Today’s reading is the closing section of the letter to the Hebrews. We don’t know who wrote Hebrews, but whoever it was is concluding the letter with some words of advice. All of them are things you could try to do in your own strength, although some of them I doubt anyone whose priority was to rely on their own strength would have much motivation for. But the author doesn’t expect the community to do these things in their own strength. He or she expects them to use a strength which comes from Jesus, and because of that is the same yesterday and today and forever.
So what’s the advice? First, Let mutual love continue. If your ability to love a fellow Christian is rooted in ways that you are humanly similar – educational or cultural or economic similarities, say – it will not extend across dissimilarities and disagreements. If your mutual love comes from the fact that Jesus Christ is within each of you living his life through you, that love is founded on something unchanging and much more important than any current differences of human opinion.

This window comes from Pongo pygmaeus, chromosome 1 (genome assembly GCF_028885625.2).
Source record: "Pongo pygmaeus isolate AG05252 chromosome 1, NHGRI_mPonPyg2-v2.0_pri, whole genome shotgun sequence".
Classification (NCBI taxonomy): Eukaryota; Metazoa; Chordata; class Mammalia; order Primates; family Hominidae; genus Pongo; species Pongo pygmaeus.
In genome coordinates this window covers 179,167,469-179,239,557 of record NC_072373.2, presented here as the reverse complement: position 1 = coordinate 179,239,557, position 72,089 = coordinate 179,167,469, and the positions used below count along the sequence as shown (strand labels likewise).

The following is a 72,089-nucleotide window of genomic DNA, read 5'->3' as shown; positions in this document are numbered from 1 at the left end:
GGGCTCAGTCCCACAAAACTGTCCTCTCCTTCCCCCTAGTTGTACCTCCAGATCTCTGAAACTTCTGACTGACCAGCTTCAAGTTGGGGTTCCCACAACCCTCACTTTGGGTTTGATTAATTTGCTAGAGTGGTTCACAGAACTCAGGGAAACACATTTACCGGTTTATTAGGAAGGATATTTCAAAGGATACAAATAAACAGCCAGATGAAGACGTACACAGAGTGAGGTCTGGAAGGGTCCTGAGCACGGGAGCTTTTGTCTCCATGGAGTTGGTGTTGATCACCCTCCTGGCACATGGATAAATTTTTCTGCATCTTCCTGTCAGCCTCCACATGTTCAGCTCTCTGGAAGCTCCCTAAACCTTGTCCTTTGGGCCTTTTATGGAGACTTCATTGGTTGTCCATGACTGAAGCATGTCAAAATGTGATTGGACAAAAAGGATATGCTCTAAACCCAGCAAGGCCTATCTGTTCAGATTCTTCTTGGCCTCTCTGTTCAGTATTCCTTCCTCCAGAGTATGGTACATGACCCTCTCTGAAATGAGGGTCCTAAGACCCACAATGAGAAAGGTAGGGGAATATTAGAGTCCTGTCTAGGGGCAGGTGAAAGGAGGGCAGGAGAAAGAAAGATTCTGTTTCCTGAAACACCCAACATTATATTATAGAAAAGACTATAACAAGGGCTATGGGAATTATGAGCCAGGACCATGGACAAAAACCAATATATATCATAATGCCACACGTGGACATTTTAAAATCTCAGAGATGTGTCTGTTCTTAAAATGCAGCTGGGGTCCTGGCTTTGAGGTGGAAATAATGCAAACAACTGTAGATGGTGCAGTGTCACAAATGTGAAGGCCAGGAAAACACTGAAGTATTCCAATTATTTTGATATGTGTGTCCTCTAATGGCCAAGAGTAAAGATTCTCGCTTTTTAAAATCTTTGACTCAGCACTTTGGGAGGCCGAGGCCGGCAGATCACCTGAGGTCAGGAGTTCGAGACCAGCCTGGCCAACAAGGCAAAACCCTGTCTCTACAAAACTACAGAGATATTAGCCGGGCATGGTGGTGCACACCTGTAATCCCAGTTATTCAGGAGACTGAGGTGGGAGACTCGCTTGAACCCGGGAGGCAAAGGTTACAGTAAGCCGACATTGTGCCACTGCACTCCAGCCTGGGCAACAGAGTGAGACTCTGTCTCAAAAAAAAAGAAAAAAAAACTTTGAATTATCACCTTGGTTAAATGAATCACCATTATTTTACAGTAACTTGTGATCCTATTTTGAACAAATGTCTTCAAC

The passage also says: Do not neglect to show hospitality to strangers, for by doing that some have entertained angels without knowing it. This is often a hard thing to do for a Christian community, especially when that community is already good at the mutual love part. It’s hard to remember that on Sunday part of your job, if you belong to Emmanuel, is deliberately not to talk to your best friends or get some church business done, but to look around and notice people you don’t already know, people Jesus has called here and needs you to how love and hospitality to. Talk to your friends the other 167 hours in the week. When you’re at Mass, show hospitality.
Where do we get the power to remember that we may be entertaining angels when we show hospitality to strangers? From knowing that Christianity is about us and our friends and our church, but about the loving mission of Jesus for the world, the same yesterday, and today, and forever.